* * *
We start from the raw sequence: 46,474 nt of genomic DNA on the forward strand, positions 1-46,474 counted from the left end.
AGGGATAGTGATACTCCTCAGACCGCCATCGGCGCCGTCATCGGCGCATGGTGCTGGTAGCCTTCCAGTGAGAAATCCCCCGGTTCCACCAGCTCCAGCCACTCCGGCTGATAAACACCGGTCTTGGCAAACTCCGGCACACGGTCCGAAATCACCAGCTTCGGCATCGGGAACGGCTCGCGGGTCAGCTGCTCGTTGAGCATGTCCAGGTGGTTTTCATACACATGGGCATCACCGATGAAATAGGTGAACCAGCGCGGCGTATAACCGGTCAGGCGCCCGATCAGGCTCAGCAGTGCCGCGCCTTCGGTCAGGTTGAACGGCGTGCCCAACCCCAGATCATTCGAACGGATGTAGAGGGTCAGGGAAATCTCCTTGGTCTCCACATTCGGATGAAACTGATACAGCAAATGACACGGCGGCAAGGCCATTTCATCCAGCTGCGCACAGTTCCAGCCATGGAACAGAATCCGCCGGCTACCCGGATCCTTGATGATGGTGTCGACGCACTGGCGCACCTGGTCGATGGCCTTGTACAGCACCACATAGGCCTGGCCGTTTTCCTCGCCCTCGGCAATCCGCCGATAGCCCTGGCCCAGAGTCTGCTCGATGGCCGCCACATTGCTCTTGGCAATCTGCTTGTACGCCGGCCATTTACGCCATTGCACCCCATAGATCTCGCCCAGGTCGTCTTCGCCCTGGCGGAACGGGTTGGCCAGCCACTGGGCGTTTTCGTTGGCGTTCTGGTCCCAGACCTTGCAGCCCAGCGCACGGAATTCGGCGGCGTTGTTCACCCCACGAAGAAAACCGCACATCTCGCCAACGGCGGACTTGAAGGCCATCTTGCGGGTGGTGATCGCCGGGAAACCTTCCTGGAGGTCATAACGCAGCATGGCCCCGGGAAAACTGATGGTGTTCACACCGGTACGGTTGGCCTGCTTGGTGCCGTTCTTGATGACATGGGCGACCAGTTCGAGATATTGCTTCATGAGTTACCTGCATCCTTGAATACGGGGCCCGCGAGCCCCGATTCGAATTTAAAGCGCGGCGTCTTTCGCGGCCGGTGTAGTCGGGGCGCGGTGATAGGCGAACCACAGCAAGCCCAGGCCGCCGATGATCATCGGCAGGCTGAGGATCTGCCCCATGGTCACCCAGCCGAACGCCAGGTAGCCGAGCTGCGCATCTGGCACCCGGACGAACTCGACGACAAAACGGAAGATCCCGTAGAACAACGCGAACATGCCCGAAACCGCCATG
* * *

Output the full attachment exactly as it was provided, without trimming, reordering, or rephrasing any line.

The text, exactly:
We start from the raw sequence: 46,474 nt of genomic DNA on the forward strand, positions 1-46,474 counted from the left end.
AGGGATAGTGATACTCCTCAGACCGCCATCGGCGCCGTCATCGGCGCATGGTGCTGGTAGCCTTCCAGTGAGAAATCCCCCGGTTCCACCAGCTCCAGCCACTCCGGCTGATAAACACCGGTCTTGGCAAACTCCGGCACACGGTCCGAAATCACCAGCTTCGGCATCGGGAACGGCTCGCGGGTCAGCTGCTCGTTGAGCATGTCCAGGTGGTTTTCATACACATGGGCATCACCGATGAAATAGGTGAACCAGCGCGGCGTATAACCGGTCAGGCGCCCGATCAGGCTCAGCAGTGCCGCGCCTTCGGTCAGGTTGAACGGCGTGCCCAACCCCAGATCATTCGAACGGATGTAGAGGGTCAGGGAAATCTCCTTGGTCTCCACATTCGGATGAAACTGATACAGCAAATGACACGGCGGCAAGGCCATTTCATCCAGCTGCGCACAGTTCCAGCCATGGAACAGAATCCGCCGGCTACCCGGATCCTTGATGATGGTGTCGACGCACTGGCGCACCTGGTCGATGGCCTTGTACAGCACCACATAGGCCTGGCCGTTTTCCTCGCCCTCGGCAATCCGCCGATAGCCCTGGCCCAGAGTCTGCTCGATGGCCGCCACATTGCTCTTGGCAATCTGCTTGTACGCCGGCCATTTACGCCATTGCACCCCATAGATCTCGCCCAGGTCGTCTTCGCCCTGGCGGAACGGGTTGGCCAGCCACTGGGCGTTTTCGTTGGCGTTCTGGTCCCAGACCTTGCAGCCCAGCGCACGGAATTCGGCGGCGTTGTTCACCCCACGAAGAAAACCGCACATCTCGCCAACGGCGGACTTGAAGGCCATCTTGCGGGTGGTGATCGCCGGGAAACCTTCCTGGAGGTCATAACGCAGCATGGCCCCGGGAAAACTGATGGTGTTCACACCGGTACGGTTGGCCTGCTTGGTGCCGTTCTTGATGACATGGGCGACCAGTTCGAGATATTGCTTCATGAGTTACCTGCATCCTTGAATACGGGGCCCGCGAGCCCCGATTCGAATTTAAAGCGCGGCGTCTTTCGCGGCCGGTGTAGTCGGGGCGCGGTGATAGGCGAACCACAGCAAGCCCAGGCCGCCGATGATCATCGGCAGGCTGAGGATCTGCCCCATGGTCACCCAGCCGAACGCCAGGTAGCCGAGCTGCGCATCTGGCACCCGGACGAACTCGACGACAAAACGGAAGATCCCGTAGAACAACGCGAACATGCCCGAAACCGCCATG